Hot on the heels of England’s Glastonbury Festival using a photo ticket to thwart scalpers, Live Nation U.K. and other music promoters are trying...

Hot on the heels of England’s Glastonbury Festival using a photo ticket to thwart scalpers, Live Nation U.K. and other music promoters are trying to persuade British officials to step up efforts crack down on ticket “touts.”

Ticket scalping, called “touting,” is legal in the U.K., except for resale of tickets to soccer matches, but Live Nation U.K. and the others believe that the practice unfairly drives up the prices of tickets beyond what most concertgoers can afford, according to published reports. At a recent meeting where promoters voiced their gripes to members of the Department of Culture, Media and Sport, representatives attended from Clear Channel Entertainment, Mean Fiddler Music Group, SJM Concerts and Live Nation U.K.

Promoters have unsuccessfully lobbied the British government for more than two years to make touting illegal. Interestingly, some U.K. promoters are not shy about auctioning off tickets to some of their best seats, a trend that is increasing but that differs from Live Nation auctions in the U.S. Live Nation allows fans to bid on tickets that promoters, artists or venues sell. In this case, buyers are not bidding on specific seats or rows, but simply on the chance to purchase tickets to a show. Seating is determined after the bid is placed based on other bids for similar seats.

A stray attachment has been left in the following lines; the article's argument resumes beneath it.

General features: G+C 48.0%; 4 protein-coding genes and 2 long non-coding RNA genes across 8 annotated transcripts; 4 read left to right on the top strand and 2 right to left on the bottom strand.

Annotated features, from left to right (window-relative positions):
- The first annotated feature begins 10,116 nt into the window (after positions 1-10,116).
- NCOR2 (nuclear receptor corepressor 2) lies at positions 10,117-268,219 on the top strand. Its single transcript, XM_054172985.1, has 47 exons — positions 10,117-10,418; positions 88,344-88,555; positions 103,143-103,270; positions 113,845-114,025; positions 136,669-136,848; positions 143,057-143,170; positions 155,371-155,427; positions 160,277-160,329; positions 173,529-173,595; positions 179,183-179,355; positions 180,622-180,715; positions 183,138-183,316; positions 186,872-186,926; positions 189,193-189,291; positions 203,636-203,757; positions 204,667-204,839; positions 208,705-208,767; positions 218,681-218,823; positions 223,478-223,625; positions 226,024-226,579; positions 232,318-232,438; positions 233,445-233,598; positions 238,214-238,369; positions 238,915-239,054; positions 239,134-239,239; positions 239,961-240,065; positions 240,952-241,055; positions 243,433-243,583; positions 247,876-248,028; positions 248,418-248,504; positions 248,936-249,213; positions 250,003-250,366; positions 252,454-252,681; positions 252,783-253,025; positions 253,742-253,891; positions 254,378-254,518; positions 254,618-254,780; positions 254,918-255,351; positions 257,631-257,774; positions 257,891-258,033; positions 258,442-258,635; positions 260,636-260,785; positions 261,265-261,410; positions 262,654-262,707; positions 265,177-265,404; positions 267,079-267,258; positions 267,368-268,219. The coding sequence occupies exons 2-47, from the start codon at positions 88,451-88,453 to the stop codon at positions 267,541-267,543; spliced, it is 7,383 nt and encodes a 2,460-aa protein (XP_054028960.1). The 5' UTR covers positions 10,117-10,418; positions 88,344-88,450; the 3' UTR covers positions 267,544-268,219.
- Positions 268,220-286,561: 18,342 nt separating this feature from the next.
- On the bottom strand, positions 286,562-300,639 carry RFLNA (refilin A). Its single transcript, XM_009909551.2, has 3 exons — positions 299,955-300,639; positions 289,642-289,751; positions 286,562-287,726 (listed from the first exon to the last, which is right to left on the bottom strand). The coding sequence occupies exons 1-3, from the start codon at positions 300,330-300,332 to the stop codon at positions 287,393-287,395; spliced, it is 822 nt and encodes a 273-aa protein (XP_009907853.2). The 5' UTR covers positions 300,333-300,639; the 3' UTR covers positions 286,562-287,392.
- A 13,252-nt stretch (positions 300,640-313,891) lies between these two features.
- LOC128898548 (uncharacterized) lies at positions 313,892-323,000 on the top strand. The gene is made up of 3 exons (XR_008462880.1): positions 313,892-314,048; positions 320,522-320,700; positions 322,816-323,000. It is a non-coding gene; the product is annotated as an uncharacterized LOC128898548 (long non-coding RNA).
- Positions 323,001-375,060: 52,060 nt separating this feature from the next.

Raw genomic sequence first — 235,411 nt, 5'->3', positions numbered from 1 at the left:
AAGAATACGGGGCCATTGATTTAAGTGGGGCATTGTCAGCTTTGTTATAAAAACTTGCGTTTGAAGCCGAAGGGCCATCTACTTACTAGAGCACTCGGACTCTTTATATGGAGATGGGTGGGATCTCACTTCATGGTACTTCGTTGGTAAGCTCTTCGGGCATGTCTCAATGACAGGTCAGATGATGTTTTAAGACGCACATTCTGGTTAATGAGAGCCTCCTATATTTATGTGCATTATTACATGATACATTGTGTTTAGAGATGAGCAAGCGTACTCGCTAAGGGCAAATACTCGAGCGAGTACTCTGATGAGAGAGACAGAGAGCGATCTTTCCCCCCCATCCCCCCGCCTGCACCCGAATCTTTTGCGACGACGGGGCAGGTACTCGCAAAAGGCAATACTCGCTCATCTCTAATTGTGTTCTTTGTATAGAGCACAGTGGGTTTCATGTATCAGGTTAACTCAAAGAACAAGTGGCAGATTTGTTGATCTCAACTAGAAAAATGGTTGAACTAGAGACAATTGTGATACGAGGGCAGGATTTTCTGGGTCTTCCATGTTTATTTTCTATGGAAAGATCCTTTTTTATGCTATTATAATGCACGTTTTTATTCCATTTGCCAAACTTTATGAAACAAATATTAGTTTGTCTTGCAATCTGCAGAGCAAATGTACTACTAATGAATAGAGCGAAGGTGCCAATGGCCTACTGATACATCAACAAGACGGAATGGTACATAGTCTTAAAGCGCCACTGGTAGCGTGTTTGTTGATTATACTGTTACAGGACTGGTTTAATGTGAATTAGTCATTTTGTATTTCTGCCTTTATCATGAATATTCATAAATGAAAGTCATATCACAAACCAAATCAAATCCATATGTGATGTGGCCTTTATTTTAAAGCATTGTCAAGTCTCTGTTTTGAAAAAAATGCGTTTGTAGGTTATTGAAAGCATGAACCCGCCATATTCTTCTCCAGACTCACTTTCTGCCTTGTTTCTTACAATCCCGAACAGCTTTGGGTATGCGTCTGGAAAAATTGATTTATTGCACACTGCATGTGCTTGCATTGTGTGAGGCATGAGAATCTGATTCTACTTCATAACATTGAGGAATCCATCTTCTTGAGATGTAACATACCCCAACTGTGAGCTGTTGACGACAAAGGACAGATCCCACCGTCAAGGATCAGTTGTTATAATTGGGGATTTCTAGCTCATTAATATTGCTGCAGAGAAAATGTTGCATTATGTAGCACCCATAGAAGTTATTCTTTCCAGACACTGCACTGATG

An attempt was unsuccessful at press time to reach Stuart Galbraith, managing director of Live Nation U.K.

For this year’s Glastonbury Festival, June 22, 23 and 24, ticket buyers had to register online in February and early March to qualify for the chance to purchase tickets, which go on sale April 1. Successful buyers will have a digital photo of themselves printed on their ticket, which organizers believe will stop the resale of tickets by scalpers and on websites such as eBay. The move has been criticized for completely shutting out potential ticket buyers who either missed the registration deadline, or are unlucky in nabbing tickets when they first go on sale and would gladly pay a broker for the chance to attend. Also out of luck were companies that in the past have bought blocks of tickets to give out to clients or employees.